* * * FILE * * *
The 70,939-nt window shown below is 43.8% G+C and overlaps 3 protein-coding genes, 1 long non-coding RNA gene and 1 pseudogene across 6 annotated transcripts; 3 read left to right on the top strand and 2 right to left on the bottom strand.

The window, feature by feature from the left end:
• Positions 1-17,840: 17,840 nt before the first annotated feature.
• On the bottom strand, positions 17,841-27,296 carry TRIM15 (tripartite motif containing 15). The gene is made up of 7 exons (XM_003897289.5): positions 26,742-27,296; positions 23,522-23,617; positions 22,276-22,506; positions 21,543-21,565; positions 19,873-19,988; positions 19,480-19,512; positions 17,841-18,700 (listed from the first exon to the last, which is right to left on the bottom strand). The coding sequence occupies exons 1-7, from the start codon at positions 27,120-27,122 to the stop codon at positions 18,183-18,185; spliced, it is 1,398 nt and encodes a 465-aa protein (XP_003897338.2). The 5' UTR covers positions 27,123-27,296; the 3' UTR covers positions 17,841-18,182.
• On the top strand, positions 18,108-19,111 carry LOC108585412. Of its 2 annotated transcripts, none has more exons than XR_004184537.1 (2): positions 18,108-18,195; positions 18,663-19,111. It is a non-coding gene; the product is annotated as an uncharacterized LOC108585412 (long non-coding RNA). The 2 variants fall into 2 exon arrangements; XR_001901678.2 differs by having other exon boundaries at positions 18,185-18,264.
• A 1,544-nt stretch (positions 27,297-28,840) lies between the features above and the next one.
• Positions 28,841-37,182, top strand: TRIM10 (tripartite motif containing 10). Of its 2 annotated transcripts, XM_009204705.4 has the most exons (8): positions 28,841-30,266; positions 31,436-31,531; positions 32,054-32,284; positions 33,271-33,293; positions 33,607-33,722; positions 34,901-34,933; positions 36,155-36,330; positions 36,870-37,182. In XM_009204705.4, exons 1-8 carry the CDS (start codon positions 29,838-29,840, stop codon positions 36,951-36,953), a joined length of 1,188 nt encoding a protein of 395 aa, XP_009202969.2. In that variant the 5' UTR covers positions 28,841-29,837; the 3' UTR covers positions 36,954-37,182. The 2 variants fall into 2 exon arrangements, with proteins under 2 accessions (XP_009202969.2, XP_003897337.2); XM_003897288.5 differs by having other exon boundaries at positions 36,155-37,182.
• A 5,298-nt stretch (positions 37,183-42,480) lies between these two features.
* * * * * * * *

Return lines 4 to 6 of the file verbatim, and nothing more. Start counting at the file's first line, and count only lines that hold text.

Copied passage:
• On the bottom strand, positions 17,841-27,296 carry TRIM15 (tripartite motif containing 15). The gene is made up of 7 exons (XM_003897289.5): positions 26,742-27,296; positions 23,522-23,617; positions 22,276-22,506; positions 21,543-21,565; positions 19,873-19,988; positions 19,480-19,512; positions 17,841-18,700 (listed from the first exon to the last, which is right to left on the bottom strand). The coding sequence occupies exons 1-7, from the start codon at positions 27,120-27,122 to the stop codon at positions 18,183-18,185; spliced, it is 1,398 nt and encodes a 465-aa protein (XP_003897338.2). The 5' UTR covers positions 27,123-27,296; the 3' UTR covers positions 17,841-18,182.
• On the top strand, positions 18,108-19,111 carry LOC108585412. Of its 2 annotated transcripts, none has more exons than XR_004184537.1 (2): positions 18,108-18,195; positions 18,663-19,111. It is a non-coding gene; the product is annotated as an uncharacterized LOC108585412 (long non-coding RNA). The 2 variants fall into 2 exon arrangements; XR_001901678.2 differs by having other exon boundaries at positions 18,185-18,264.
• A 1,544-nt stretch (positions 27,297-28,840) lies between the features above and the next one.